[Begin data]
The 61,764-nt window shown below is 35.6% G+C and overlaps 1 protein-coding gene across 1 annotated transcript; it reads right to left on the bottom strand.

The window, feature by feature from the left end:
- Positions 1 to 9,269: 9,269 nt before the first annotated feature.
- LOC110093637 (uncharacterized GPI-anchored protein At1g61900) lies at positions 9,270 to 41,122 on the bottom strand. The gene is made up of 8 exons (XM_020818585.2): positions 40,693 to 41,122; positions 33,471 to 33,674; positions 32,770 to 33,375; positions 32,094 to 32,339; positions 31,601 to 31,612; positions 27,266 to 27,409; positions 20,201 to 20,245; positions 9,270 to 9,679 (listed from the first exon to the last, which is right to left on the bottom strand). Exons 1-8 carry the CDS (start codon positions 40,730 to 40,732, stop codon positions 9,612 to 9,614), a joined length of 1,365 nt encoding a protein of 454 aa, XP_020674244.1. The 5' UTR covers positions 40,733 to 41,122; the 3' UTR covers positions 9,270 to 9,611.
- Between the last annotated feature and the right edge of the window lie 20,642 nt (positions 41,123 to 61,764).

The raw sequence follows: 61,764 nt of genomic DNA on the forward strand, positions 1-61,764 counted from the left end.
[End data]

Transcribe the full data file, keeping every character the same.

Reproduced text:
The 61,764-nt window shown below is 35.6% G+C and overlaps 1 protein-coding gene across 1 annotated transcript; it reads right to left on the bottom strand.

The window, feature by feature from the left end:
- Positions 1 to 9,269: 9,269 nt before the first annotated feature.
- LOC110093637 (uncharacterized GPI-anchored protein At1g61900) lies at positions 9,270 to 41,122 on the bottom strand. The gene is made up of 8 exons (XM_020818585.2): positions 40,693 to 41,122; positions 33,471 to 33,674; positions 32,770 to 33,375; positions 32,094 to 32,339; positions 31,601 to 31,612; positions 27,266 to 27,409; positions 20,201 to 20,245; positions 9,270 to 9,679 (listed from the first exon to the last, which is right to left on the bottom strand). Exons 1-8 carry the CDS (start codon positions 40,730 to 40,732, stop codon positions 9,612 to 9,614), a joined length of 1,365 nt encoding a protein of 454 aa, XP_020674244.1. The 5' UTR covers positions 40,733 to 41,122; the 3' UTR covers positions 9,270 to 9,611.
- Between the last annotated feature and the right edge of the window lie 20,642 nt (positions 41,123 to 61,764).

The raw sequence follows: 61,764 nt of genomic DNA on the forward strand, positions 1-61,764 counted from the left end.